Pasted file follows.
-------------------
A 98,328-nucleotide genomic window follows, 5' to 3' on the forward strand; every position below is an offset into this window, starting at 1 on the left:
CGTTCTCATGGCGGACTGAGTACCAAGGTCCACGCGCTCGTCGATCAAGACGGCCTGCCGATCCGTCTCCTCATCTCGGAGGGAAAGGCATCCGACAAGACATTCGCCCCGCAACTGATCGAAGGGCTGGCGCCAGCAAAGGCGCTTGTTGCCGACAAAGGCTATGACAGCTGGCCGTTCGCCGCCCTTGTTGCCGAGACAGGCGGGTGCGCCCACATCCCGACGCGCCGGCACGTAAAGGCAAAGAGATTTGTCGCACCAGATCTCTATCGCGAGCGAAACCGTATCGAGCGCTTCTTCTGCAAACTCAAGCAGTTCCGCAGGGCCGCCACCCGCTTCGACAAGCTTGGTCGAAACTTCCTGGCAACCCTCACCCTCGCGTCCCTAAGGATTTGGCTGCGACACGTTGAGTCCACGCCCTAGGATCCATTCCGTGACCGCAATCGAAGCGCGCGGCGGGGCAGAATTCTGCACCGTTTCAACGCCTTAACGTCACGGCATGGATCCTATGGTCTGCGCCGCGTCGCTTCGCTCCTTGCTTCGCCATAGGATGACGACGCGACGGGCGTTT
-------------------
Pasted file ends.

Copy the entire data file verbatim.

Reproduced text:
A 98,328-nucleotide genomic window follows, 5' to 3' on the forward strand; every position below is an offset into this window, starting at 1 on the left:
CGTTCTCATGGCGGACTGAGTACCAAGGTCCACGCGCTCGTCGATCAAGACGGCCTGCCGATCCGTCTCCTCATCTCGGAGGGAAAGGCATCCGACAAGACATTCGCCCCGCAACTGATCGAAGGGCTGGCGCCAGCAAAGGCGCTTGTTGCCGACAAAGGCTATGACAGCTGGCCGTTCGCCGCCCTTGTTGCCGAGACAGGCGGGTGCGCCCACATCCCGACGCGCCGGCACGTAAAGGCAAAGAGATTTGTCGCACCAGATCTCTATCGCGAGCGAAACCGTATCGAGCGCTTCTTCTGCAAACTCAAGCAGTTCCGCAGGGCCGCCACCCGCTTCGACAAGCTTGGTCGAAACTTCCTGGCAACCCTCACCCTCGCGTCCCTAAGGATTTGGCTGCGACACGTTGAGTCCACGCCCTAGGATCCATTCCGTGACCGCAATCGAAGCGCGCGGCGGGGCAGAATTCTGCACCGTTTCAACGCCTTAACGTCACGGCATGGATCCTATGGTCTGCGCCGCGTCGCTTCGCTCCTTGCTTCGCCATAGGATGACGACGCGACGGGCGTTT